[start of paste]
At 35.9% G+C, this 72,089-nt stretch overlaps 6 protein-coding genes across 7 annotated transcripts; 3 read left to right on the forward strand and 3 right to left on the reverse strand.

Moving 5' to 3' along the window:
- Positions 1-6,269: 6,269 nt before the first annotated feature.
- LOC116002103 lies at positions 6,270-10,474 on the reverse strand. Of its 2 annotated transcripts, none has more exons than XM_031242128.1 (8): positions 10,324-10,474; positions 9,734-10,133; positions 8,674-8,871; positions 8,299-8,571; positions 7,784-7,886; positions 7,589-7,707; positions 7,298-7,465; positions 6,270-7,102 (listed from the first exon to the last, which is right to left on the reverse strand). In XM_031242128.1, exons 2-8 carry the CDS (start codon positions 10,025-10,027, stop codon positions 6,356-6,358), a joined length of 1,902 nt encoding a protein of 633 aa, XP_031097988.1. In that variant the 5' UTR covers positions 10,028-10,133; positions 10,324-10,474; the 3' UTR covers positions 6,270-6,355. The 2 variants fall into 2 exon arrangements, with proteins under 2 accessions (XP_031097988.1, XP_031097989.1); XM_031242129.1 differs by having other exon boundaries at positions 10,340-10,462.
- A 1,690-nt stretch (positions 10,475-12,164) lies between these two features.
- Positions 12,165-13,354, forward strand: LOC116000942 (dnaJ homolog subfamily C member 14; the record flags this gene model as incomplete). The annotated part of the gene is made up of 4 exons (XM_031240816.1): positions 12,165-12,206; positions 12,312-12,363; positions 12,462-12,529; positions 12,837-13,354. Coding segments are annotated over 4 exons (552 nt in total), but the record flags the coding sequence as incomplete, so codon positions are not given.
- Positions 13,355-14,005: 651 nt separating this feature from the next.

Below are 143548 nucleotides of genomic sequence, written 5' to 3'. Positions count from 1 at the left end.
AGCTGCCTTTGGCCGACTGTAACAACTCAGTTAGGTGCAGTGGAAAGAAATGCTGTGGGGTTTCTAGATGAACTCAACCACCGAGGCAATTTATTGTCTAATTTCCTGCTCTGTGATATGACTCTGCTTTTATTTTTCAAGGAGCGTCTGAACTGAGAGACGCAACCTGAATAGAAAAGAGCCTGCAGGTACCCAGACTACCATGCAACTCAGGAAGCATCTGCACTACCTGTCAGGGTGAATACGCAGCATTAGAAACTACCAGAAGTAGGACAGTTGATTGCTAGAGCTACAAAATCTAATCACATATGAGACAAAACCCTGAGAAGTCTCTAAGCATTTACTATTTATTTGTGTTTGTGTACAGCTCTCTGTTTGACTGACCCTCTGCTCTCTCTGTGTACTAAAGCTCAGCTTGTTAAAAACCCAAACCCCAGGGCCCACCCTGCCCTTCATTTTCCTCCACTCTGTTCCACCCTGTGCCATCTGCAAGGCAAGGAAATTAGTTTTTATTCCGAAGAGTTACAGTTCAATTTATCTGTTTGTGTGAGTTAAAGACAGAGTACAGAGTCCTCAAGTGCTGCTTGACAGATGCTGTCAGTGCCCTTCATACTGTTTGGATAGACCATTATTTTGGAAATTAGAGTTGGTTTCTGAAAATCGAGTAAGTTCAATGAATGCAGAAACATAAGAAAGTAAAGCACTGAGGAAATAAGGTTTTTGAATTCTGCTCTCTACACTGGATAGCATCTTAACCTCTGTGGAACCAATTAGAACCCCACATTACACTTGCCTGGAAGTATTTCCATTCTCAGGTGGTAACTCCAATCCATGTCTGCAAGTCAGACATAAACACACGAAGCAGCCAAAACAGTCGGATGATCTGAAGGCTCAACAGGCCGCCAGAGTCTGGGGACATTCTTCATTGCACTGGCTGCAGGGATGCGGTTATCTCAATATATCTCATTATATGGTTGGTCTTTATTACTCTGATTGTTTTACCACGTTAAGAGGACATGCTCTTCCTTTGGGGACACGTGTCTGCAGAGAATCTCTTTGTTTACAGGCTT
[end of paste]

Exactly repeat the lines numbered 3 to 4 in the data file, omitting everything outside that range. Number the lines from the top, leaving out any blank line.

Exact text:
- Positions 1-6,269: 6,269 nt before the first annotated feature.
- LOC116002103 lies at positions 6,270-10,474 on the reverse strand. Of its 2 annotated transcripts, none has more exons than XM_031242128.1 (8): positions 10,324-10,474; positions 9,734-10,133; positions 8,674-8,871; positions 8,299-8,571; positions 7,784-7,886; positions 7,589-7,707; positions 7,298-7,465; positions 6,270-7,102 (listed from the first exon to the last, which is right to left on the reverse strand). In XM_031242128.1, exons 2-8 carry the CDS (start codon positions 10,025-10,027, stop codon positions 6,356-6,358), a joined length of 1,902 nt encoding a protein of 633 aa, XP_031097988.1. In that variant the 5' UTR covers positions 10,028-10,133; positions 10,324-10,474; the 3' UTR covers positions 6,270-6,355. The 2 variants fall into 2 exon arrangements, with proteins under 2 accessions (XP_031097988.1, XP_031097989.1); XM_031242129.1 differs by having other exon boundaries at positions 10,340-10,462.